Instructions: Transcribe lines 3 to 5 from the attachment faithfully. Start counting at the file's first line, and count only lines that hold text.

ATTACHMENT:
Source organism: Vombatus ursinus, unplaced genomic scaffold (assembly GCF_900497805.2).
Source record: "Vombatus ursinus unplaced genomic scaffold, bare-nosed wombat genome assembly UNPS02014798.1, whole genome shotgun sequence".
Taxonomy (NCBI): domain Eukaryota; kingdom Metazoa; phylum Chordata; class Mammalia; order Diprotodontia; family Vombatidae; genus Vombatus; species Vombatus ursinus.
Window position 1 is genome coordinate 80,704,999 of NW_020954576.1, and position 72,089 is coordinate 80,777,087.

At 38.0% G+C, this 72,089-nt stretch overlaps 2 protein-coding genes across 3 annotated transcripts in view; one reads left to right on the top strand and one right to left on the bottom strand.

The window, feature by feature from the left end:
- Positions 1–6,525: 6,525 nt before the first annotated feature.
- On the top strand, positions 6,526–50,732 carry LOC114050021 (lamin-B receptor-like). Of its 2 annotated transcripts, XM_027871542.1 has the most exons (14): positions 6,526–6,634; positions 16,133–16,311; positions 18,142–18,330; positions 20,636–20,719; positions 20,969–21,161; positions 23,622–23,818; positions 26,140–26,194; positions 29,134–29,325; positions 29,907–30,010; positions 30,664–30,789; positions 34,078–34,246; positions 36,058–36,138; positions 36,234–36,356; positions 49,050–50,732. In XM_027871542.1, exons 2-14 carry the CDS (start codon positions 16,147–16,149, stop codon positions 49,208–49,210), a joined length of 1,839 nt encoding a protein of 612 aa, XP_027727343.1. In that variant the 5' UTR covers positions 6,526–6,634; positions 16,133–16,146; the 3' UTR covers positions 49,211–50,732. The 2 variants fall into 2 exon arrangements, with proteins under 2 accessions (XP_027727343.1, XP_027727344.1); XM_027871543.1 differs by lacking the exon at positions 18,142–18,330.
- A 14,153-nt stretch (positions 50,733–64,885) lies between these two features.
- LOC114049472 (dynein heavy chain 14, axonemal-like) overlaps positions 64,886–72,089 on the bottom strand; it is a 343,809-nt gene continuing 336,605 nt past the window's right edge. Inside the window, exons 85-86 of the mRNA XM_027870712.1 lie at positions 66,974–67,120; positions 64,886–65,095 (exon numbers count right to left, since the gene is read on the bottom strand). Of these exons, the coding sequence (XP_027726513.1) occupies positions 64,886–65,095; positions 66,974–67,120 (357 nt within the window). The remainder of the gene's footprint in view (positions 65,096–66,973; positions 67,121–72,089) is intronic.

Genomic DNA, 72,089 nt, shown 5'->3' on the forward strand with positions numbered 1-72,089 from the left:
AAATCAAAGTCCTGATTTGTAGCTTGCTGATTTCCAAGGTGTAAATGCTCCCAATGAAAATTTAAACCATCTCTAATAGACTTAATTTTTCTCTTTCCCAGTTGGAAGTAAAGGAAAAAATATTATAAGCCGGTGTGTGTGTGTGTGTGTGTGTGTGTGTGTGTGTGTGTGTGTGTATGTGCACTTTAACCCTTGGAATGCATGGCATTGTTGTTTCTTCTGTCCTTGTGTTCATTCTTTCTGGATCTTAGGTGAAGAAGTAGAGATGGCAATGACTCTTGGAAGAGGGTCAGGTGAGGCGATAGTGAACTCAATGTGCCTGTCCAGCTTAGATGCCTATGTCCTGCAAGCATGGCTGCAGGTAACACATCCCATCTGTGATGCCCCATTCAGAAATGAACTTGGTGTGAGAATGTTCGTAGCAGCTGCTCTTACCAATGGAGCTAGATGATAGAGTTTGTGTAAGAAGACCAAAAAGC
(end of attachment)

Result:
Taxonomy (NCBI): domain Eukaryota; kingdom Metazoa; phylum Chordata; class Mammalia; order Diprotodontia; family Vombatidae; genus Vombatus; species Vombatus ursinus.
Window position 1 is genome coordinate 80,704,999 of NW_020954576.1, and position 72,089 is coordinate 80,777,087.

At 38.0% G+C, this 72,089-nt stretch overlaps 2 protein-coding genes across 3 annotated transcripts in view; one reads left to right on the top strand and one right to left on the bottom strand.